Precise Golf Simulator Performance: The Short Game
Jeff Cooper, Vice President of Engineering at aboutGOLF, has more than two decades of experience in the software business, providing automotive and aerospace customers with simulation software for kinematics and dynamics in the Computer Aided Engineering space. He joined aboutGOLF in 2011 with an interest in applying the lessons from these industries to sports simulation and looks forward to the emerging and exciting eSports market.
aboutGOLF indoor golf simulators truly excel at the short game. We believe this is critical because most of golf is played within 150 yards from the pin. That’s where golfers take the most shots, and it’s where players have the biggest opportunity to improve their score.
It stands to reason that someone investing in a golf simulator would want to heavily weigh its ability to accurately represent an authentic short game experience, including a variety of shot types such as chip, flop, bump and runs, putts from the fringe, etc.
The Precision Essentials: A Brief Recap
Estimates for spin, velocity, and launch angles aren’t good enough if you want to play a realistic round of golf from tee to green. They are particularly risky when you want to improve your handicap.
When you talk about authentic golf game simulation, there are three major pieces to it:
Measurement of the ball immediately after being struck by the club.
Accurate flight physics.
The collision of the ball with physical objects as it lands.
As I mentioned in my last post, every aboutGOLF simulator has 3Trak© technology that measures the 3D location of a golf ball with stereo vision (multiple cameras) in the first few feet of flight after being hit by the golf club. These high-performance cameras use proprietary technology for tracking golf balls traveling in excess of 220 MPH just as well as short putts rolling at 2 MPH. You can read more about that here.
Accurate flight physics determines the shot shape and the distance the ball travels. This is influenced by environmental factors such as wind strength and direction. Spin, velocity, and launch angle are all inputs that determine the shot shape. If the spin is incorrect, the shot shape and distance the ball travels will have error introduced.
The third piece is the bounce and roll of the ball or the collision of the ball with the physical objects in the scene. When a ball hits the ground, does it collide with hard-packed dirt or soft grasses that slow the ball dramatically? Does it bounce forward or glance off the side of a rock?
The importance of each factor varies with the type of shot you’re taking. For example, a putt can get some flight, but it’s not typical. Accurate flight physics is less of a factor than the shape of the green, velocity, and where the ball connects with the clubface.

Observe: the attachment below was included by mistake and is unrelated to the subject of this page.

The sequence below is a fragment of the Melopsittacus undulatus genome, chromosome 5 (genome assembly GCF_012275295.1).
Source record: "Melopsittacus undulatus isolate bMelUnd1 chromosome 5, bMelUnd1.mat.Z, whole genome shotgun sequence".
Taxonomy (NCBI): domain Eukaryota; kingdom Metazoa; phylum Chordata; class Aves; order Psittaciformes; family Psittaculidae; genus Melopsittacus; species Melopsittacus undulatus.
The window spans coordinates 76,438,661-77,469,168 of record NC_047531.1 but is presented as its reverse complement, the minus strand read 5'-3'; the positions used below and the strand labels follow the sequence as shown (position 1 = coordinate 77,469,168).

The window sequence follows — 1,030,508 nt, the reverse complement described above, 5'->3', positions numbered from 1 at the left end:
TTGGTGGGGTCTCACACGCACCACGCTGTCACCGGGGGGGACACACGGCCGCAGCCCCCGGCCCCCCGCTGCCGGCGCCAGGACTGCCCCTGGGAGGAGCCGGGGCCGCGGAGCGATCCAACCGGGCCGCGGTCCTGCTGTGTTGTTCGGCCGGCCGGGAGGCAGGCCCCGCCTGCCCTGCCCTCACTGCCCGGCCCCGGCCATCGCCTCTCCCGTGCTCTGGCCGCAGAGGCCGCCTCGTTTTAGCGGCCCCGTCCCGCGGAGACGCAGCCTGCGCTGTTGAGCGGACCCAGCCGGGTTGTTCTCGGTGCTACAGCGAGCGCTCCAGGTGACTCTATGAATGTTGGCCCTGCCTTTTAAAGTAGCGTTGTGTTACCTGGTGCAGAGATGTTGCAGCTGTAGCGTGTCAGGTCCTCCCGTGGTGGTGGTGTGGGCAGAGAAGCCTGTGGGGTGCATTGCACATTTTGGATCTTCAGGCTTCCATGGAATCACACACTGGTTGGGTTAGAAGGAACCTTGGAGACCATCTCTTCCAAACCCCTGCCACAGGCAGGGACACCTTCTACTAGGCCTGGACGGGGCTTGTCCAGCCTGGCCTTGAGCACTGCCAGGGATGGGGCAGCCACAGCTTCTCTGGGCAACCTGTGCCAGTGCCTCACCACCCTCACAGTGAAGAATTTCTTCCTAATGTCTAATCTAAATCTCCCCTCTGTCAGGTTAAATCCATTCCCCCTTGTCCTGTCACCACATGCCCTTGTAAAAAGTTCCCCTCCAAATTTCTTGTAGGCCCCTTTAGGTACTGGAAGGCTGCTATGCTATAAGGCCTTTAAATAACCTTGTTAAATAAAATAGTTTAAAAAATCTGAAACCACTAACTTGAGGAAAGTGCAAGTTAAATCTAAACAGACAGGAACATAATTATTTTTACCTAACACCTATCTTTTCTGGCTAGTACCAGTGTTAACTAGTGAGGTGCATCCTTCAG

Why is aboutGOLF’s Short Game so Good?
Spin is very influential with a long drive, but it isn’t as critical for the short game. If a ball is in flight for eight seconds, there’s more time for the forces to work on the ball and push it. If the ball is in flight for just two seconds, there’s a lot less time for it to be influenced.
So, if spin isn’t our short game differentiator, what is?
We measure the ball’s flight in the first 15-20 inches after club impact. 3Trak© stereo machine vision takes multiple photographs from different angles that allow us to measure the ball position in 3D space with a high degree of accuracy.
This is critical, especially with short shots with high launch angles—such as those in close proximity to the green.
Because 3Trak© accurately captures the 3D vector of the ball, we can project a precise shot shape, including unusual combinations such as high launch angle and low ball velocity—characteristic of flop shots intended to just barely clear greenside bunkers.
What About the VERY Short Game?
The aboutGOLF putting experience is excellent. For every putt, we capture a dozen or so pairs of images in the first 6 inches of motion, allowing for extremely short putts even on challenging, downhill terrain.
Alternative technologies can be problematic during putting, which is an important reason why we moved to machine vision for our simulators. We found it eroded the tee-to-green experience to end with an anti-climactic six-foot gimme.
We encourage customers to try putting in our simulators. We successfully measure putts as short as six inches with uncannily accurate results.
In the case of a putt, the flight physics portion is less significant. The main focus is measuring ball speed and direction. The speed and contour of the green with the physics of the bounce and roll will determine the trajectory of the putt.
When customers try putting on our golf simulators, they appreciate the fact that we accurately represent long (50+ feet) and short putts equally well.
For more input from a customer on how aboutGOLF’s short game helped his handicap, check out Danny Ellis’s customer story.